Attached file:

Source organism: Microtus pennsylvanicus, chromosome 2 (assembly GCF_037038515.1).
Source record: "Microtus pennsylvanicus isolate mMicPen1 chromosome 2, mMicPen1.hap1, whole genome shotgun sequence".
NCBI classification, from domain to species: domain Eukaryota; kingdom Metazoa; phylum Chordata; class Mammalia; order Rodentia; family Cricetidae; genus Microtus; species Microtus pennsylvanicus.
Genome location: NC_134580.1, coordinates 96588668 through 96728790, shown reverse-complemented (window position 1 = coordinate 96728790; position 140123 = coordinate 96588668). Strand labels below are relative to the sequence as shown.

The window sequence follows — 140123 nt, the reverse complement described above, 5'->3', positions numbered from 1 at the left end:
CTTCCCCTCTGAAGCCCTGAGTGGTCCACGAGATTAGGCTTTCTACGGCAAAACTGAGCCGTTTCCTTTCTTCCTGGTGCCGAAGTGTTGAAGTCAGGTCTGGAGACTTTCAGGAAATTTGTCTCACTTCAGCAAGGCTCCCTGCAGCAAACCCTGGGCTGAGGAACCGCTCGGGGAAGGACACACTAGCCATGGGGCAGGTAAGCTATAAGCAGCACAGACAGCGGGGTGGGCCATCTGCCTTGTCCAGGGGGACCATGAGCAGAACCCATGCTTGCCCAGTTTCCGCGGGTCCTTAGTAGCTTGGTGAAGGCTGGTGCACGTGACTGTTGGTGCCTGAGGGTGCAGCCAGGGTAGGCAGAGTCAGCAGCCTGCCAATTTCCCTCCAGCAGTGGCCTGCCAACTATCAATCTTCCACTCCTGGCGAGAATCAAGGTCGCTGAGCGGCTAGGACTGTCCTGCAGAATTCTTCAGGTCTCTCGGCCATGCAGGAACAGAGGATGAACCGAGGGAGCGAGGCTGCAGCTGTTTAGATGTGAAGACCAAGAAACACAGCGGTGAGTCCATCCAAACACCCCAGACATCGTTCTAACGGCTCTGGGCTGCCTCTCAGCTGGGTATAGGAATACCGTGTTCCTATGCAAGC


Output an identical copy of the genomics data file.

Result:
Source organism: Microtus pennsylvanicus, chromosome 2 (assembly GCF_037038515.1).
Source record: "Microtus pennsylvanicus isolate mMicPen1 chromosome 2, mMicPen1.hap1, whole genome shotgun sequence".
NCBI classification, from domain to species: domain Eukaryota; kingdom Metazoa; phylum Chordata; class Mammalia; order Rodentia; family Cricetidae; genus Microtus; species Microtus pennsylvanicus.
Genome location: NC_134580.1, coordinates 96588668 through 96728790, shown reverse-complemented (window position 1 = coordinate 96728790; position 140123 = coordinate 96588668). Strand labels below are relative to the sequence as shown.

The window sequence follows — 140123 nt, the reverse complement described above, 5'->3', positions numbered from 1 at the left end:
CTTCCCCTCTGAAGCCCTGAGTGGTCCACGAGATTAGGCTTTCTACGGCAAAACTGAGCCGTTTCCTTTCTTCCTGGTGCCGAAGTGTTGAAGTCAGGTCTGGAGACTTTCAGGAAATTTGTCTCACTTCAGCAAGGCTCCCTGCAGCAAACCCTGGGCTGAGGAACCGCTCGGGGAAGGACACACTAGCCATGGGGCAGGTAAGCTATAAGCAGCACAGACAGCGGGGTGGGCCATCTGCCTTGTCCAGGGGGACCATGAGCAGAACCCATGCTTGCCCAGTTTCCGCGGGTCCTTAGTAGCTTGGTGAAGGCTGGTGCACGTGACTGTTGGTGCCTGAGGGTGCAGCCAGGGTAGGCAGAGTCAGCAGCCTGCCAATTTCCCTCCAGCAGTGGCCTGCCAACTATCAATCTTCCACTCCTGGCGAGAATCAAGGTCGCTGAGCGGCTAGGACTGTCCTGCAGAATTCTTCAGGTCTCTCGGCCATGCAGGAACAGAGGATGAACCGAGGGAGCGAGGCTGCAGCTGTTTAGATGTGAAGACCAAGAAACACAGCGGTGAGTCCATCCAAACACCCCAGACATCGTTCTAACGGCTCTGGGCTGCCTCTCAGCTGGGTATAGGAATACCGTGTTCCTATGCAAGC